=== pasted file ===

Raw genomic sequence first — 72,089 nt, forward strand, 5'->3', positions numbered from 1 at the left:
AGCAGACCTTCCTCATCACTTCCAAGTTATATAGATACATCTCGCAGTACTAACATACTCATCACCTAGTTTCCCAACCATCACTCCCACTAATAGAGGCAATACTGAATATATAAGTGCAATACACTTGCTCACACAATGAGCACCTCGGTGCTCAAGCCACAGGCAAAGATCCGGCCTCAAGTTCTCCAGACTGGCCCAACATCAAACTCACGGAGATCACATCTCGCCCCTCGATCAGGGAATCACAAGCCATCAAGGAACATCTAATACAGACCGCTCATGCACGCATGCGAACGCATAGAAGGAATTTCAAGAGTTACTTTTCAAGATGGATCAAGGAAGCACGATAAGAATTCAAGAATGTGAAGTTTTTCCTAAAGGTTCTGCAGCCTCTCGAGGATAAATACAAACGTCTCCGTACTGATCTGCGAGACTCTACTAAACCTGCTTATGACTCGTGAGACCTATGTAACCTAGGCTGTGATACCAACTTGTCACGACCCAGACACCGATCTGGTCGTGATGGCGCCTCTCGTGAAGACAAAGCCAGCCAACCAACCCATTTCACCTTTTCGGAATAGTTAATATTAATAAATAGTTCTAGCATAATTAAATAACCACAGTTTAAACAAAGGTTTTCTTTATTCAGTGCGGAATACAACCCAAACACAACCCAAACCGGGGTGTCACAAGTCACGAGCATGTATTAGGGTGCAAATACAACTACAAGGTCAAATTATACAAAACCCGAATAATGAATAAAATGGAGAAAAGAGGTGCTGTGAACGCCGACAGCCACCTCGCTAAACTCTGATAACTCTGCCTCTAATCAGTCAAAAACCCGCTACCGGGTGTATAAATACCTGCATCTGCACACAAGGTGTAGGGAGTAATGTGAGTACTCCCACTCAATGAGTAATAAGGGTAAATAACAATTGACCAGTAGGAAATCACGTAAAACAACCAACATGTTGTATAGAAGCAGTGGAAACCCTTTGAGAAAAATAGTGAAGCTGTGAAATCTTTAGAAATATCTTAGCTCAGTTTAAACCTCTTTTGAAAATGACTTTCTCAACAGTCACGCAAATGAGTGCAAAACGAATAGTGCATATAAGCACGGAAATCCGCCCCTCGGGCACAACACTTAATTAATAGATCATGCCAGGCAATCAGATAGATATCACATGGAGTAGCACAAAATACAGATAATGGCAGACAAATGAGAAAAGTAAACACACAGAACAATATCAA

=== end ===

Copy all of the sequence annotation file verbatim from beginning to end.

Raw genomic sequence first — 72,089 nt, forward strand, 5'->3', positions numbered from 1 at the left:
AGCAGACCTTCCTCATCACTTCCAAGTTATATAGATACATCTCGCAGTACTAACATACTCATCACCTAGTTTCCCAACCATCACTCCCACTAATAGAGGCAATACTGAATATATAAGTGCAATACACTTGCTCACACAATGAGCACCTCGGTGCTCAAGCCACAGGCAAAGATCCGGCCTCAAGTTCTCCAGACTGGCCCAACATCAAACTCACGGAGATCACATCTCGCCCCTCGATCAGGGAATCACAAGCCATCAAGGAACATCTAATACAGACCGCTCATGCACGCATGCGAACGCATAGAAGGAATTTCAAGAGTTACTTTTCAAGATGGATCAAGGAAGCACGATAAGAATTCAAGAATGTGAAGTTTTTCCTAAAGGTTCTGCAGCCTCTCGAGGATAAATACAAACGTCTCCGTACTGATCTGCGAGACTCTACTAAACCTGCTTATGACTCGTGAGACCTATGTAACCTAGGCTGTGATACCAACTTGTCACGACCCAGACACCGATCTGGTCGTGATGGCGCCTCTCGTGAAGACAAAGCCAGCCAACCAACCCATTTCACCTTTTCGGAATAGTTAATATTAATAAATAGTTCTAGCATAATTAAATAACCACAGTTTAAACAAAGGTTTTCTTTATTCAGTGCGGAATACAACCCAAACACAACCCAAACCGGGGTGTCACAAGTCACGAGCATGTATTAGGGTGCAAATACAACTACAAGGTCAAATTATACAAAACCCGAATAATGAATAAAATGGAGAAAAGAGGTGCTGTGAACGCCGACAGCCACCTCGCTAAACTCTGATAACTCTGCCTCTAATCAGTCAAAAACCCGCTACCGGGTGTATAAATACCTGCATCTGCACACAAGGTGTAGGGAGTAATGTGAGTACTCCCACTCAATGAGTAATAAGGGTAAATAACAATTGACCAGTAGGAAATCACGTAAAACAACCAACATGTTGTATAGAAGCAGTGGAAACCCTTTGAGAAAAATAGTGAAGCTGTGAAATCTTTAGAAATATCTTAGCTCAGTTTAAACCTCTTTTGAAAATGACTTTCTCAACAGTCACGCAAATGAGTGCAAAACGAATAGTGCATATAAGCACGGAAATCCGCCCCTCGGGCACAACACTTAATTAATAGATCATGCCAGGCAATCAGATAGATATCACATGGAGTAGCACAAAATACAGATAATGGCAGACAAATGAGAAAAGTAAACACACAGAACAATATCAA